Are You Dismissing a Kid in Need?

And moreover, as parents, if our kids are annoying us, that is NOT the time to give them the tablet. I know we are all doing the best we can, so take this with two grains of salt. But imagine if every time your spouse didn’t want to deal with you, he or she handed you your phone and said, Go play Candy Crush because I can’t handle you right now. It sends a very disheartening message to our children that they are “too much.” 

So what to do about it then? 

Introduce Structure

My best advice is to try to have some structure with your screen time. Consistency is key with almost all things parenting-related. 

It’s OK to have screen time, just give it roughly at the same time every day so your child can know what to expect. This will help them learn boundaries that they can rely on when they are older and need to set limits with their own phones. 

Work Through Feelings First

If your child is upset, crying or angry, sit with them to help them work through those feelings. Or give them some space to work through it on their own. Just DON’T give them the screen in that moment. 

Have no doubt—this is HARD to do. It’s much easier for us to give them the tablet or phone or TV so that we don’t have to deal with their feelings or help them cope. But the easy solution in parenting is almost never the right one in the long run.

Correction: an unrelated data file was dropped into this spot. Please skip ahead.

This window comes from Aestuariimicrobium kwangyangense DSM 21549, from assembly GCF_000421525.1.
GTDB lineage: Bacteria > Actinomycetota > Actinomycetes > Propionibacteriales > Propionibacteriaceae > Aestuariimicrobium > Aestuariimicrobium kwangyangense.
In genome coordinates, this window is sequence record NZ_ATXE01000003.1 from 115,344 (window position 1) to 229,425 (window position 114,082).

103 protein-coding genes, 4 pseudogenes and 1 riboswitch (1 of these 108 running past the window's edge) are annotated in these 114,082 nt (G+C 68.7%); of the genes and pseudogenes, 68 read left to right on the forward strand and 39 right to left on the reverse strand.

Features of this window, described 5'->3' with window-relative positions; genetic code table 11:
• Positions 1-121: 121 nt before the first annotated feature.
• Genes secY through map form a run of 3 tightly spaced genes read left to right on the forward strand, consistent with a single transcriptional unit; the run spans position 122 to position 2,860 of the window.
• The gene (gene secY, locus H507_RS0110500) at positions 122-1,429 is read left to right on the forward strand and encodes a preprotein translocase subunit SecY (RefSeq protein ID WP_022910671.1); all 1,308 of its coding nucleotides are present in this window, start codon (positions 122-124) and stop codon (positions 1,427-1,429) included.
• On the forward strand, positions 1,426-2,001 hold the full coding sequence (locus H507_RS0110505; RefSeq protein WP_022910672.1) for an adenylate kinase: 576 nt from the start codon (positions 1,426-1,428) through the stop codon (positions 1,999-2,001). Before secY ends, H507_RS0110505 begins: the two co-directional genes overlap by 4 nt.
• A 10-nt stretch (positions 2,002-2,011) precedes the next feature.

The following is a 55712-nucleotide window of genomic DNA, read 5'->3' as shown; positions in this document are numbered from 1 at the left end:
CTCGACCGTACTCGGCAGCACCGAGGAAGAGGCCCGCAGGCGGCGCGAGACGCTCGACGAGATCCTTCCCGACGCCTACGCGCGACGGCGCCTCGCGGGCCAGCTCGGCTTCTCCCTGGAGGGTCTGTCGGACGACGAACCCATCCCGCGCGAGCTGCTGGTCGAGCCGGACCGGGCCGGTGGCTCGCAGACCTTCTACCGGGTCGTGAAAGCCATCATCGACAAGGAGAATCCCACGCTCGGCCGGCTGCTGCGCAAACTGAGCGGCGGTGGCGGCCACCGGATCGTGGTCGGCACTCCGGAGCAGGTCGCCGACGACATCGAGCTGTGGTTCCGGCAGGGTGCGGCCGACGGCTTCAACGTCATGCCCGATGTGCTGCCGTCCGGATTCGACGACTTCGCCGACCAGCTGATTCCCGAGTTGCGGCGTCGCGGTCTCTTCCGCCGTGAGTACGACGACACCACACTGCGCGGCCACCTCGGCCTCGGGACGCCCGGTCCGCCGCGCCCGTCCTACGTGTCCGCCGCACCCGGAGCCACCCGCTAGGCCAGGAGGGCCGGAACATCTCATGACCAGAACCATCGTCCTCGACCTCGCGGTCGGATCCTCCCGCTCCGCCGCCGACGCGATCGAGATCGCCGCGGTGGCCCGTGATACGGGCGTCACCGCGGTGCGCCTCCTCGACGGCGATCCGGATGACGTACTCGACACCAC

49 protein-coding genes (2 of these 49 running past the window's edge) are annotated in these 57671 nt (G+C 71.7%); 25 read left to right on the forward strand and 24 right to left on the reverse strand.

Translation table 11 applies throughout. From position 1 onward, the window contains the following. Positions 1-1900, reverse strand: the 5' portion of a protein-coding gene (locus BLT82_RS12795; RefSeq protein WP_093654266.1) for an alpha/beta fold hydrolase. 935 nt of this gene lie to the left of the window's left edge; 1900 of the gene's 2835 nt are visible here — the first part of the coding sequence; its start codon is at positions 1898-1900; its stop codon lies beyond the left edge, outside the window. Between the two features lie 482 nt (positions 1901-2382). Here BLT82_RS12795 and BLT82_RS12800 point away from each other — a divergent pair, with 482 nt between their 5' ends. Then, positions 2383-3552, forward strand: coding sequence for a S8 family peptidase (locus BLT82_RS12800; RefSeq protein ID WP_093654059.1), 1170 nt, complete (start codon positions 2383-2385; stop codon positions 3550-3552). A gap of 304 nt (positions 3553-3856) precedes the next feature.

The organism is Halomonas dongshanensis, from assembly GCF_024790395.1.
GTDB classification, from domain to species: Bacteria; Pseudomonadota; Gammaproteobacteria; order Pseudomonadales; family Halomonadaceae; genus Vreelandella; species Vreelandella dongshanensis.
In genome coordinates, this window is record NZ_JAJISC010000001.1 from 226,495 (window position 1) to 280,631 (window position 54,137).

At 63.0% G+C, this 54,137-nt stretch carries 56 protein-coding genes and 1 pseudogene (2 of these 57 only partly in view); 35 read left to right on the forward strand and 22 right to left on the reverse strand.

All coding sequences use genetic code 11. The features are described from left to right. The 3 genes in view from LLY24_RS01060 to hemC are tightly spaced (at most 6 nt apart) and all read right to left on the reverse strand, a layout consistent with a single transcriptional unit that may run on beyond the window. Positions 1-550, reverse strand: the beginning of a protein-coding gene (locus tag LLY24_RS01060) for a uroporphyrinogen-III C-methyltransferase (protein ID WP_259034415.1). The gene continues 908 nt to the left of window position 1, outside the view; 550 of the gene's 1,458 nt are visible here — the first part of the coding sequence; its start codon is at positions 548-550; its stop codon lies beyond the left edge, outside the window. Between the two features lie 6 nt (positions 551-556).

If your child is upset, empathize with them. Sit with them until the big feelings pass. Help them express their feelings through talking, writing, drawing, or playing. Go for a walk. Point out when they are calm again that even the most intense feelings come and go, and they can handle it. As you can tell, this takes a lot of time and effort. And your children’s emotional health is worth it. 

Additional Resources

Want more suggestions on how to help your children cope with their big feelings? Check out these resources: 

Susan David’s Ted Talk on Emotional Courage

Helping Children Feel Their Feelings

Age By Age Guide to Helping Children Manage Their Emotions

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Meredith is a transplant to the Bay Area and has fallen in love with the weather, gorgeous scenery, and plethora of local wineries. A wife and mother of two, she works part-time as a Child and Adolescent Psychiatrist. She hails from Texas, where she attended the University of Texas and will always bleed orange. She then moved to Washington DC to attend Georgetown's School of Medicine, where she fell in love with her future husband, a fellow student, and has been happily married for almost a decade. She and her husband lived in Cincinnati, Ohio for several years for their medical training and found it the perfect place to start a family. She relocated to the Bay Area a few years ago and has quickly adapted to West Coast living. Meredith enjoys the balance of part-time working and full-time parenting and loves to write about this ongoing struggle. In her persistent drive to find more "me time", she actively pursues her interests in reading, running, soccer, baking, and wine tasting.